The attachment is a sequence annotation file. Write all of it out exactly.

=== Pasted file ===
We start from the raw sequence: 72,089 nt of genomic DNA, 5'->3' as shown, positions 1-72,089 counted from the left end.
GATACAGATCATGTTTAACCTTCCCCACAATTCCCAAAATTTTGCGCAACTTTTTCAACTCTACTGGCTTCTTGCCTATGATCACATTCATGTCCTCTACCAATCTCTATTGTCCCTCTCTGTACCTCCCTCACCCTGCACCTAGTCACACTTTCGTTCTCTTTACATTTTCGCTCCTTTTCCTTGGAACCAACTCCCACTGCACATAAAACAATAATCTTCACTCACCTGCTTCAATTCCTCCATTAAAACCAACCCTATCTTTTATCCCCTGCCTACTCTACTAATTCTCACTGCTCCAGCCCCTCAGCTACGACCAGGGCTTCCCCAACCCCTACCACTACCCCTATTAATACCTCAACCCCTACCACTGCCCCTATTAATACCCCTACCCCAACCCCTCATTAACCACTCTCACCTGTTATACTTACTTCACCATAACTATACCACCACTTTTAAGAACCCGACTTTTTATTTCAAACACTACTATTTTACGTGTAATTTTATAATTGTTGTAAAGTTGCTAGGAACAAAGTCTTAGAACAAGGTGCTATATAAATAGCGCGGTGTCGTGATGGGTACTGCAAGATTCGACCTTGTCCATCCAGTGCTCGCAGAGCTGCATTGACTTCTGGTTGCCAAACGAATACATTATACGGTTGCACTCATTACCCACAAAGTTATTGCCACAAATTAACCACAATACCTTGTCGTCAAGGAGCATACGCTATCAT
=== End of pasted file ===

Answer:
We start from the raw sequence: 72,089 nt of genomic DNA, 5'->3' as shown, positions 1-72,089 counted from the left end.
GATACAGATCATGTTTAACCTTCCCCACAATTCCCAAAATTTTGCGCAACTTTTTCAACTCTACTGGCTTCTTGCCTATGATCACATTCATGTCCTCTACCAATCTCTATTGTCCCTCTCTGTACCTCCCTCACCCTGCACCTAGTCACACTTTCGTTCTCTTTACATTTTCGCTCCTTTTCCTTGGAACCAACTCCCACTGCACATAAAACAATAATCTTCACTCACCTGCTTCAATTCCTCCATTAAAACCAACCCTATCTTTTATCCCCTGCCTACTCTACTAATTCTCACTGCTCCAGCCCCTCAGCTACGACCAGGGCTTCCCCAACCCCTACCACTACCCCTATTAATACCTCAACCCCTACCACTGCCCCTATTAATACCCCTACCCCAACCCCTCATTAACCACTCTCACCTGTTATACTTACTTCACCATAACTATACCACCACTTTTAAGAACCCGACTTTTTATTTCAAACACTACTATTTTACGTGTAATTTTATAATTGTTGTAAAGTTGCTAGGAACAAAGTCTTAGAACAAGGTGCTATATAAATAGCGCGGTGTCGTGATGGGTACTGCAAGATTCGACCTTGTCCATCCAGTGCTCGCAGAGCTGCATTGACTTCTGGTTGCCAAACGAATACATTATACGGTTGCACTCATTACCCACAAAGTTATTGCCACAAATTAACCACAATACCTTGTCGTCAAGGAGCATACGCTATCAT